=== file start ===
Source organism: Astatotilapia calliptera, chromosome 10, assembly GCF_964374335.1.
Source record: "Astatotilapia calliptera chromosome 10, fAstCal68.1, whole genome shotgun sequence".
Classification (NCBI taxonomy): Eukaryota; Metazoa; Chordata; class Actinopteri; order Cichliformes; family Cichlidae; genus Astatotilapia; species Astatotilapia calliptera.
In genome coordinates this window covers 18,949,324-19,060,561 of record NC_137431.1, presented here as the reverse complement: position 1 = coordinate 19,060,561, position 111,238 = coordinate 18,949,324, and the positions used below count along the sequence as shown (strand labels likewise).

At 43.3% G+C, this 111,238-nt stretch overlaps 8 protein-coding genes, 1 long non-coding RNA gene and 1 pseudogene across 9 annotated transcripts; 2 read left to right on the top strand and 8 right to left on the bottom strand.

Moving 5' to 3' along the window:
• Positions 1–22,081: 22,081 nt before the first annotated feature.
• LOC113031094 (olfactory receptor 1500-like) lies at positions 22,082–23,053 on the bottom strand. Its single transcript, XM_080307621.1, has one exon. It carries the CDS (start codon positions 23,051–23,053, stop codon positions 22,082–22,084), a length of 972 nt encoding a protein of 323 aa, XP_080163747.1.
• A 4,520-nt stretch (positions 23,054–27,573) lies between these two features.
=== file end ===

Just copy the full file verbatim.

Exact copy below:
Source organism: Astatotilapia calliptera, chromosome 10, assembly GCF_964374335.1.
Source record: "Astatotilapia calliptera chromosome 10, fAstCal68.1, whole genome shotgun sequence".
Classification (NCBI taxonomy): Eukaryota; Metazoa; Chordata; class Actinopteri; order Cichliformes; family Cichlidae; genus Astatotilapia; species Astatotilapia calliptera.
In genome coordinates this window covers 18,949,324-19,060,561 of record NC_137431.1, presented here as the reverse complement: position 1 = coordinate 19,060,561, position 111,238 = coordinate 18,949,324, and the positions used below count along the sequence as shown (strand labels likewise).

At 43.3% G+C, this 111,238-nt stretch overlaps 8 protein-coding genes, 1 long non-coding RNA gene and 1 pseudogene across 9 annotated transcripts; 2 read left to right on the top strand and 8 right to left on the bottom strand.

Moving 5' to 3' along the window:
• Positions 1–22,081: 22,081 nt before the first annotated feature.
• LOC113031094 (olfactory receptor 1500-like) lies at positions 22,082–23,053 on the bottom strand. Its single transcript, XM_080307621.1, has one exon. It carries the CDS (start codon positions 23,051–23,053, stop codon positions 22,082–22,084), a length of 972 nt encoding a protein of 323 aa, XP_080163747.1.
• A 4,520-nt stretch (positions 23,054–27,573) lies between these two features.